Corresponding author

Correspondence to Mohamed Aqiel Dalvie.

Ethics declarations

Ethics approval and consent to participate

Parents or guardians of the participants as well as farm-owner were required to provide signed permission to be a part of this study and written consent. The participant learner were required to provide written assent once their parent’s consent was received and before any data was collected. Primary ethical principles based on the Helskinki Declaration [51], will be considered for the benefit and protection of subjects in this study.

The ethical protocols for the study on pesticide exposure and reproductive health outcomes has been approved by the University of Cape Town’s Human Research Ethics Committee (HREC reference number: 234/2009). An amendment was made to this protocol for the addition of neurobehavioral outcome and submitted for ethical clearance, which was approved on May 2017 by the University of Cape Town’s Human Research Ethics Committee (reference: 234/2009). The Ethics Committee of the Northwest and Central Switzerland (EKNS) reviewed and confirmed ethical and scientific standards of the study in November 2017 (reference: EKNS 2017–01683). The Western Cape Education Department has provided approval and consent to conduct this study amongst the children who attend school in these study areas (reference: 20150629–846). An additional ethical protocol for the farm-owner questionnaire and the environmental assessment was approved by HREC on the October 2017 (reference number: 597/2017).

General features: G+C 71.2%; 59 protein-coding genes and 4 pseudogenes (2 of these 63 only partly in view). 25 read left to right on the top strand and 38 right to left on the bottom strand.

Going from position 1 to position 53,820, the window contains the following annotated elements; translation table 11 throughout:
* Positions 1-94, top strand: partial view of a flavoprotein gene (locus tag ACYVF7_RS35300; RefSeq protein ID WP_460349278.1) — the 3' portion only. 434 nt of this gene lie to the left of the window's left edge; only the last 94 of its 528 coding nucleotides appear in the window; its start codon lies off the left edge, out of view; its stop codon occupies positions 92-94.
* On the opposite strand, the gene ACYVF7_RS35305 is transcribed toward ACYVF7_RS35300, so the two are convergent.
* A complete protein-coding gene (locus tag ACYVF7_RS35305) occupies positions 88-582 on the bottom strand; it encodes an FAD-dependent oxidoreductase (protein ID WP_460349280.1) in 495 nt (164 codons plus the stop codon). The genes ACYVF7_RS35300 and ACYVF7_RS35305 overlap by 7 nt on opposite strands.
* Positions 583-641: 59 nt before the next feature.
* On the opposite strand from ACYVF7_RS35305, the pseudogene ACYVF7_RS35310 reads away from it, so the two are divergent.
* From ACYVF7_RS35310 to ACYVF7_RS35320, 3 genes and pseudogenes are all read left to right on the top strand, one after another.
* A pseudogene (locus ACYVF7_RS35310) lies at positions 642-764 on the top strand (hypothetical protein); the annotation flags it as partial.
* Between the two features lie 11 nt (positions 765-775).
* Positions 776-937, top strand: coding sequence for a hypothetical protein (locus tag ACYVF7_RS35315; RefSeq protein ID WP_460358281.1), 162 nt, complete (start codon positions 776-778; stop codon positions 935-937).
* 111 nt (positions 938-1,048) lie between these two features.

Consent for publication

“Not applicable”

Competing interests

The authors declare that they have no competing interests in this study.

Publisher’s Note

Springer Nature remains neutral with regard to jurisdictional claims in published maps and institutional affiliations.

Rights and permissions

Open Access This article is distributed under the terms of the Creative Commons Attribution 4.0 International License (, which permits unrestricted use, distribution, and reproduction in any medium, provided you give appropriate credit to the original author(s) and the source, provide a link to the Creative Commons license, and indicate if changes were made. The Creative Commons Public Domain Dedication waiver ( applies to the data made available in this article, unless otherwise stated.

Reprints and permissions

About this article

Check for updates. Verify currency and authenticity via CrossMark

Cite this article

Chetty-Mhlanga, S., Basera, W., Fuhrimann, S. et al. A prospective cohort study of school-going children investigating reproductive and neurobehavioral health effects due to environmental pesticide exposure in the Western Cape, South Africa: study protocol. BMC Public Health 18, 857 (2018).

Download citation

  • Received:

  • Accepted:

  • Published:

  • DOI: